OK, I know what you’re thinking: you’re thinking, ‘Whoah! Are you sure about that?!’ The answer is, of course, yes, I’m sure about that – and no, it’s not that version of God Save the Queen, it’s the other version. You know, the one that got banned, and in Jubilee Year.
The punk rock movement had arrived in force in 1977, with increasing numbers of music bands reacting against what might be termed the pop consensus, and producing more anti-Establishment music with harder-hitting lyrics. From the States came artists like the Ramones and Iggy Pop, while from the UK emanated bands like the Clash, the Buzzcocks, and, of course, the Sex Pistols. Notoriety and shock value were always staple features of the punk movement, but the Sex Pistols took things a stage further with their appearance on the Today show on Granada Television on 1 December 1976. At the end of an ill-tempered interview with broadcaster Bill Grundy, the host ill-advisedly threw down the gauntlet to the band with the words ‘Keep going, chief, keep going. Go on, we’ve got another five seconds. Say something outrageous.’ And they did, with guitarist Steve Jones calling him a “dirty bastard” and a “dirty f***er”. Remember, this was in the mid-70s, and while we’ve now grown somewhat inured to swearing on television and radio, in a more strait-laced time this was profoundly shocking, particularly in a late-afternoon TV show, and the channel’s switchboard was jammed with telephoned complaints.
Controversy continued to follow the Pistols into the next year. Soon after the Grundy interview, after the band were reported as having thrown up in corridors at Heathrow Airport and spat at other passengers and one another, they were fired by their label, EMI. Then, bassist Glen Matlock was fired by the band, for (it was said) liking the Beatles. His replacement, Sid Vicious (real name John Simon Ritchie), was a heroin addict with a troubled past who could not even play the bass guitar. The band were next signed with A&M Records on a £25,000 deal, and just a week later left the label for £50,000. Clearly, the various severance packages they were getting from label after label were proving quite lucrative, especially for band manager Malcolm McLaren.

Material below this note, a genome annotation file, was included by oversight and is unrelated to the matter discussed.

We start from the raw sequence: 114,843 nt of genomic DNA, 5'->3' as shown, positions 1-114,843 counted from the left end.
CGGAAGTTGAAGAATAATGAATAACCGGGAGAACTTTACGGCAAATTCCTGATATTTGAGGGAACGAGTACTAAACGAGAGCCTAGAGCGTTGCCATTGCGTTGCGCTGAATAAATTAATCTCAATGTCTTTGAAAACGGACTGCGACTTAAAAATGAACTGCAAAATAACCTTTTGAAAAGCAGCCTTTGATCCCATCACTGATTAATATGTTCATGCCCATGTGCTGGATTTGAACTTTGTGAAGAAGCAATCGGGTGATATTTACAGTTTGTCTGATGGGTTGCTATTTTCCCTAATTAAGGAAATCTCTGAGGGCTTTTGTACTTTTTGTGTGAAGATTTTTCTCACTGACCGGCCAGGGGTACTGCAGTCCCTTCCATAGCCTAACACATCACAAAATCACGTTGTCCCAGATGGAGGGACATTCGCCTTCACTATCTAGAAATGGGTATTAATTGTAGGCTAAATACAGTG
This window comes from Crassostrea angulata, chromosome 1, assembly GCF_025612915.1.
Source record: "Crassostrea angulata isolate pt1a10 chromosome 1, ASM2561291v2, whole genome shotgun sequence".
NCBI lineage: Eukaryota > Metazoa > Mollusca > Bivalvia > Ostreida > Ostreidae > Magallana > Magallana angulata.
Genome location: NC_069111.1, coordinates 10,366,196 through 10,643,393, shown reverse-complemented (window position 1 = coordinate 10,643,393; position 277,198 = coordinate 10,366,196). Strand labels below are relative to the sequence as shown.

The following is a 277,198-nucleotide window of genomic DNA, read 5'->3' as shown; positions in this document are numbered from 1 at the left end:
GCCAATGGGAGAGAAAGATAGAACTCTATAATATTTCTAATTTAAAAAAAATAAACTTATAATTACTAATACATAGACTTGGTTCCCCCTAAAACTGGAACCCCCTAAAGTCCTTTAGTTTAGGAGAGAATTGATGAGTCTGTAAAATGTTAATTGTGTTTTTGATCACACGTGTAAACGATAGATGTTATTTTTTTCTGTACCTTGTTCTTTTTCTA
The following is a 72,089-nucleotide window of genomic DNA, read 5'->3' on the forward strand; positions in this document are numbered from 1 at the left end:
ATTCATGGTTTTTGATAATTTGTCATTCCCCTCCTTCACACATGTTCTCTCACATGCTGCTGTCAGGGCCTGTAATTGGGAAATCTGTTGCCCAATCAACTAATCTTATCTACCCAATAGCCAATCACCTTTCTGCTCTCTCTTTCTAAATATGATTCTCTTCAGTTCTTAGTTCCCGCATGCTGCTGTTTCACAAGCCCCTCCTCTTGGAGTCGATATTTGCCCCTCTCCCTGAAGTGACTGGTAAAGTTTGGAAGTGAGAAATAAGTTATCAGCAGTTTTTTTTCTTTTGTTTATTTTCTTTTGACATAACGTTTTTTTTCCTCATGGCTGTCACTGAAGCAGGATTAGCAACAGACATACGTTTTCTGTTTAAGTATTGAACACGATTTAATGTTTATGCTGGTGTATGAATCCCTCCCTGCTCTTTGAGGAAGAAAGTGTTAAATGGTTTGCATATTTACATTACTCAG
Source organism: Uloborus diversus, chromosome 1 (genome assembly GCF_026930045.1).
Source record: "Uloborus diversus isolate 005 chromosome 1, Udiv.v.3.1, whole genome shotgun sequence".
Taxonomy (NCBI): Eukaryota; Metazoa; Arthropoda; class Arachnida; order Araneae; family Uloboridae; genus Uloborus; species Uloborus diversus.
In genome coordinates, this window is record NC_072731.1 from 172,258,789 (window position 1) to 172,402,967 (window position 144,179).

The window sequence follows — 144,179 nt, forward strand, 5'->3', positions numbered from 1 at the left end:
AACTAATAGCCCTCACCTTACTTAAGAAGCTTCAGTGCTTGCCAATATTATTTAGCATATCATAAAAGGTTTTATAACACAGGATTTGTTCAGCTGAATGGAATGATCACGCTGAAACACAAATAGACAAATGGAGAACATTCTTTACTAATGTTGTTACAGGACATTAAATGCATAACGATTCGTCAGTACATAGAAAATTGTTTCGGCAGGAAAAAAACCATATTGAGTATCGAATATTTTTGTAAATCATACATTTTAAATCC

Then, after the Sex Pistols signed with Virgin, came the national anthem – OK, not that national anthem, but the song that shares its name. The lyrics were certainly provocative for the time:
God save the queen
The fascist regime
They made you a moron
A potential H-bomb
God save the queen
She’s not a human being, and
There’s no future, and
The band and their manager accompanied the single release with a Virgin-hired boat party down the Thames, after which the police arrested eleven, including McLaren. The tabloids had a field day with the band and their manager, inevitably criticising the release in Jubilee year, and the BBC responded, in time-honoured (or possibly -dishonoured) fashion, by banning the record, on 31 May 1977. Since then, the controversy has continued, though now it tends to centre around whether it actually got to No 1 in the singles charts. According to the official chart, as read out on Radio 1 every Sunday afternoon, the single stalled at No 2, behind Rod Stewart’s Double-A-side of I Don’t Want To Talk About It/First Cut is the Deepest – but, according to the NME magazine, it had in fact gone all the way to the top. The question, inevitably remains: did it really outsell Rod Stewart, and did the powers that be censor this piece of embarrassing news in Jubilee Year in order to spare themselves any more blushes? The debate continues.
Also continuing, in one form or another, would be the band themselves, and they next courted controversy with their debut album, the provocatively-titled Never Mind the Bollocks, here’s the Sex Pistols. Released in October 1977, it (perhaps inevitably) topped the album charts, and has gone down in popular-music lore as one of the all-time classics among LPs. A 1987 poll conducted by Rolling Stone magazine voted it as the second best album of the previous 20 years (just behind the Beatles’ Sgt Pepper album), and six years later NME writers voted it the third-greatest-ever album.
The Pistols did not half suffer for their art, though: in June their art director Jamie Reid received a broken leg in an attack, while singer Johnny Rotten was slashed in the face with a razor, and drummer Paul Cook was stabbed and attacked with an iron bar – all by supposedly honest British citizens who presumably thought they were protecting Her Majesty’s honour. One year later, the band effectively fell apart: Rotten and Vicious moved to New York, and Jones and Cook sailed off to Rio. In October 1978 Vicious was arrested and charged with the stabbing murder of his American girlfriend Nancy Spungen. While awaiting trial for the crime, he died of a heroin overdose on 2 February 1979. All the while, McLaren was continuing his business ventures, and could hardly be said to have done all that badly out of the notoriety.
Forty years on, the experience of the Sex Pistols and their music is still a salutary one, with important lessons to draw on about art, censorship, and just how free a country Britain is, or thinks it is.